This school opened in 1914. In 1964, secondary pupils were removed to St Anne's and St Bede's Schools in Catcote Road.
The staff of St. Cuthbert's in 1914.
St Cuthbert was a monk, bishop and hermit of Lindisfarne who lived in Anglo-Saxon Northumbria.
A respected and venerated figure in life, after his death in AD687, Cuthbert's followers flourished, reaching its heydey in the 12th Century but continuing to resonate through the medieval period and beyond.
Lindisfarne Gospels: A timeline
- St Cuthbert was the inspiration behind the Lindisfarne Gospels
- A 1,300-year old manuscript, it contains a copy of the four Gospels of the New Testament
- When the isle of Lindisfarne was sacked by the Vikings in AD875, the monk community moved to Chester-le-Street with their most treasured possessions, including St Cuthbert's shrine and the Lindisfarne Gospels
- But why is this book so special
The miracle of incorruption is certainly not unique to Cuthbert. What is unusual is that this miracle was witnessed and recorded on many more occasions.
An 11th-Century Durham sacrist, charged with caring for the saint's coffin, was reported to tenderly brush Cuthbert's hair. Most notably, in 1104 when Cuthbert was translated to the newly built Durham Cathedral, the discovery of his still-flexible state sanctioned his church's new home.
And in the 16th Century, Henry VIII's men were so awestruck by the preserved state of Cuthbert that they ceased their destruction at Durham Cathedral.
St Cuthbert's medieval cult attracted devotees from far and wide, most of them seeking a cure. As a living hermit on Lindisfarne and then on the Farne Islands, Cuthbert had healed Northumbrian royalty and other local people.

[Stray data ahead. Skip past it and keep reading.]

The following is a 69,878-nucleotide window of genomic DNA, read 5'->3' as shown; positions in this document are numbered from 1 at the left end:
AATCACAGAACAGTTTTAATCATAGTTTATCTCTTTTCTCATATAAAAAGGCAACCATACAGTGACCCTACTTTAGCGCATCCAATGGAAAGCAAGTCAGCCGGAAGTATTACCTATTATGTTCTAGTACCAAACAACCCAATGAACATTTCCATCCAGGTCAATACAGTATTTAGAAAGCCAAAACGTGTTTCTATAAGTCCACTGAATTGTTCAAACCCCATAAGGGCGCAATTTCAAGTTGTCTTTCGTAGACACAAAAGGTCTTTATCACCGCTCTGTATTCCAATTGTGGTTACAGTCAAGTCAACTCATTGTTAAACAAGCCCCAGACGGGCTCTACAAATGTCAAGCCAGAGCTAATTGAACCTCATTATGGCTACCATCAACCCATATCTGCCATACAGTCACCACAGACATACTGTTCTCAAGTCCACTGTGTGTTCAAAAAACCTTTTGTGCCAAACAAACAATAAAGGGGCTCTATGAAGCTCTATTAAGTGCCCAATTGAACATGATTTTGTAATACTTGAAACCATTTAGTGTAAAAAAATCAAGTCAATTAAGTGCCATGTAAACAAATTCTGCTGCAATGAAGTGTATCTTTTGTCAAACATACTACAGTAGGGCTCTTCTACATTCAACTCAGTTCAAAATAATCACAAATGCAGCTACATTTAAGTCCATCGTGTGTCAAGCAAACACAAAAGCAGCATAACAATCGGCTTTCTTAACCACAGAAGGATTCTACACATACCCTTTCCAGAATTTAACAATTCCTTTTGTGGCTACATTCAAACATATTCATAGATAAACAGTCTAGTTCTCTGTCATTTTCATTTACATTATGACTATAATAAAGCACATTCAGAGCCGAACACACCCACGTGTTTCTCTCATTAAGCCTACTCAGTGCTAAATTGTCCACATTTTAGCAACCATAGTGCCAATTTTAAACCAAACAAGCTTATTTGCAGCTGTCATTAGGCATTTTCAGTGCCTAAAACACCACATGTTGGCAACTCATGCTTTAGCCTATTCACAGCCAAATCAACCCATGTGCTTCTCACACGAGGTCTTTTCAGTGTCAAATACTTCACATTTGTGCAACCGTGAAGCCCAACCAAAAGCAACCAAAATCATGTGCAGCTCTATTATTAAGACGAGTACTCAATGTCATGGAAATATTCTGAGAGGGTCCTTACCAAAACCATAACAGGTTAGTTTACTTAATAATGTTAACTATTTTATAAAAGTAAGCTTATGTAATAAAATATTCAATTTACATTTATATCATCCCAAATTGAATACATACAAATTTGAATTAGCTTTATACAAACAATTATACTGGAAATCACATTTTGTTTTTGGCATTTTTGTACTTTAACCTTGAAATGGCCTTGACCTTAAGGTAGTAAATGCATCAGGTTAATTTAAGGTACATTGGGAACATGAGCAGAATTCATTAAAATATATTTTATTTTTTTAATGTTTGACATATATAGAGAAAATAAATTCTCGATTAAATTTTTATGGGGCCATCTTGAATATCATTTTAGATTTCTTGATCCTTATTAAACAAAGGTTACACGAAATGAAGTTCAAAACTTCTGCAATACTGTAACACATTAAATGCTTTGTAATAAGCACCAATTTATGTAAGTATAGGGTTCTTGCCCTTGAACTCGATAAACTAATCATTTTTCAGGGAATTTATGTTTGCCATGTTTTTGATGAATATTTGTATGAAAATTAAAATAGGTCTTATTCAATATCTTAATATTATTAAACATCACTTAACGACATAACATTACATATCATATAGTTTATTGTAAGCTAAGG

By the 12th and 13th Centuries, Cuthbert was reported to be curing nobles and paupers, lay and religious, from across England and Scotland, and one man from Norway. Ailments cured ranged from paralysis and demonic possession to gout, leprosy, haemorrhages and toothache.
Many of those seeking a cure would make a pilgrimage to the shrine, but miraculous intervention could also be sought at one of the many churches dedicated to St Cuthbert around England and southern Scotland.
In such a rich saintly market, it was important to show the pre-eminence of Cuthbert's abilities, and Durham accounts of competitive sainthood show him outshining others including St Edmund and Thomas Becket.
Durham and Dunfermline offer an example of a more harmonious saintly tie, seen when Cuthbert's relics were paraded with the procession for St Margaret of Scotland's feast day in Dunfermline.
All saints have specialisms and Cuthbert is no exception. He is probably best known for his affinity with animals, most evident in his early lives including that written by Bede.
Eider ducks are known in Northumberland as Cuddy's ducks. Cuddy is a familiar form of Cuthbert
Cuthbert's protection and gentle admonition of birds and sea creatures is derived from the Celtic tradition, which was also highly influential in the production of the Lindisfarne Gospels, almost contemporary with the death of Cuthbert.
Cuthbert's affinity with nature continues today through his association with Eider ducks, known in Northumberland as Cuddy's ducks, as a colony nests on the Farne Islands, where Cuthbert had his hermitage.
A far cry from the gentle ministrations to nature, St Cuthbert has also been said to specialise in misogyny. Several miracle tales do indeed show him punishing women who approached his shrine, and there is one where a female weasel nesting in his tomb was forced to leave after Cuthbert informed the sacrist to remove her and her young.
It seems more likely that this is an example of St Cuthbert as protector of his church - in these cases, protecting the monastic purity of his cult's origins.
St Cuthbert's cult thrived as an intrinsic part of a culturally rich church, and his legacy survives today. Several fine manuscripts in the British Library and Durham include the St Cuthbert Gospel, the earliest surviving intact book in Europe.
A collection of treasures is displayed in the museum of Durham Cathedral, many of which were stored in his coffin including an iconic pectoral cross. And the majestic Durham Cathedral itself, built around this powerful saint's shrine, is frequently named as one of the most beautiful buildings in Europe.
St Cuthbert continues to be seen as protector of his people, most recently when he was claimed as the figurehead for devolution in the North East.
Dr Sally Crumplin
History Course Organiser
University of Edinburgh